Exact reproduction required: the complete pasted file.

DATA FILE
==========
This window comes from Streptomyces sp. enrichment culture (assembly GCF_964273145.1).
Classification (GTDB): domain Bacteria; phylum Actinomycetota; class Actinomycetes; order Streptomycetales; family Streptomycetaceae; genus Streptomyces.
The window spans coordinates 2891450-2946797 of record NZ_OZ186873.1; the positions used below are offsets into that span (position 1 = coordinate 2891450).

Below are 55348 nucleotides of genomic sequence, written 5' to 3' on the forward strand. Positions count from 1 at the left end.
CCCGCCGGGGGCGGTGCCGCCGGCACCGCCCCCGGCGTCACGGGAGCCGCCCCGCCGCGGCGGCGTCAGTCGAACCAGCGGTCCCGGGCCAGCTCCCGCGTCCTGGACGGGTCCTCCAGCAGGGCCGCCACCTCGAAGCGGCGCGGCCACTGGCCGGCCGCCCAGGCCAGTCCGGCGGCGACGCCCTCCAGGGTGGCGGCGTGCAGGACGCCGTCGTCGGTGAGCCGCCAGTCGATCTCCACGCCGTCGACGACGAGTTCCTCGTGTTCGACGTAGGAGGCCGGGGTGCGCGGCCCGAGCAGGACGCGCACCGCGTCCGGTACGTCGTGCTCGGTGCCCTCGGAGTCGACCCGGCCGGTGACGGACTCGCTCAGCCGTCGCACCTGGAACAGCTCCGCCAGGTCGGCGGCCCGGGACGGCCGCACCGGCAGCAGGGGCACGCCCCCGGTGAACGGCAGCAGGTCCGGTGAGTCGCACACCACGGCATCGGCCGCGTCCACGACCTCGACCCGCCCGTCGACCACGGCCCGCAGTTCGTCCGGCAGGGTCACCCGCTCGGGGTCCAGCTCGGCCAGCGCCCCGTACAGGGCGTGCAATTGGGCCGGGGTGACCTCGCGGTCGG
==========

This window comes from Streptomyces sp. enrichment culture (assembly GCF_964273145.1).
Classification (GTDB): domain Bacteria; phylum Actinomycetota; class Actinomycetes; order Streptomycetales; family Streptomycetaceae; genus Streptomyces.
The window spans coordinates 2891450-2946797 of record NZ_OZ186873.1; the positions used below are offsets into that span (position 1 = coordinate 2891450).

Below are 55348 nucleotides of genomic sequence, written 5' to 3' on the forward strand. Positions count from 1 at the left end.
CCCGCCGGGGGCGGTGCCGCCGGCACCGCCCCCGGCGTCACGGGAGCCGCCCCGCCGCGGCGGCGTCAGTCGAACCAGCGGTCCCGGGCCAGCTCCCGCGTCCTGGACGGGTCCTCCAGCAGGGCCGCCACCTCGAAGCGGCGCGGCCACTGGCCGGCCGCCCAGGCCAGTCCGGCGGCGACGCCCTCCAGGGTGGCGGCGTGCAGGACGCCGTCGTCGGTGAGCCGCCAGTCGATCTCCACGCCGTCGACGACGAGTTCCTCGTGTTCGACGTAGGAGGCCGGGGTGCGCGGCCCGAGCAGGACGCGCACCGCGTCCGGTACGTCGTGCTCGGTGCCCTCGGAGTCGACCCGGCCGGTGACGGACTCGCTCAGCCGTCGCACCTGGAACAGCTCCGCCAGGTCGGCGGCCCGGGACGGCCGCACCGGCAGCAGGGGCACGCCCCCGGTGAACGGCAGCAGGTCCGGTGAGTCGCACACCACGGCATCGGCCGCGTCCACGACCTCGACCCGCCCGTCGACCACGGCCCGCAGTTCGTCCGGCAGGGTCACCCGCTCGGGGTCCAGCTCGGCCAGCGCCCCGTACAGGGCGTGCAATTGGGCCGGGGTGACCTCGCGGTCGG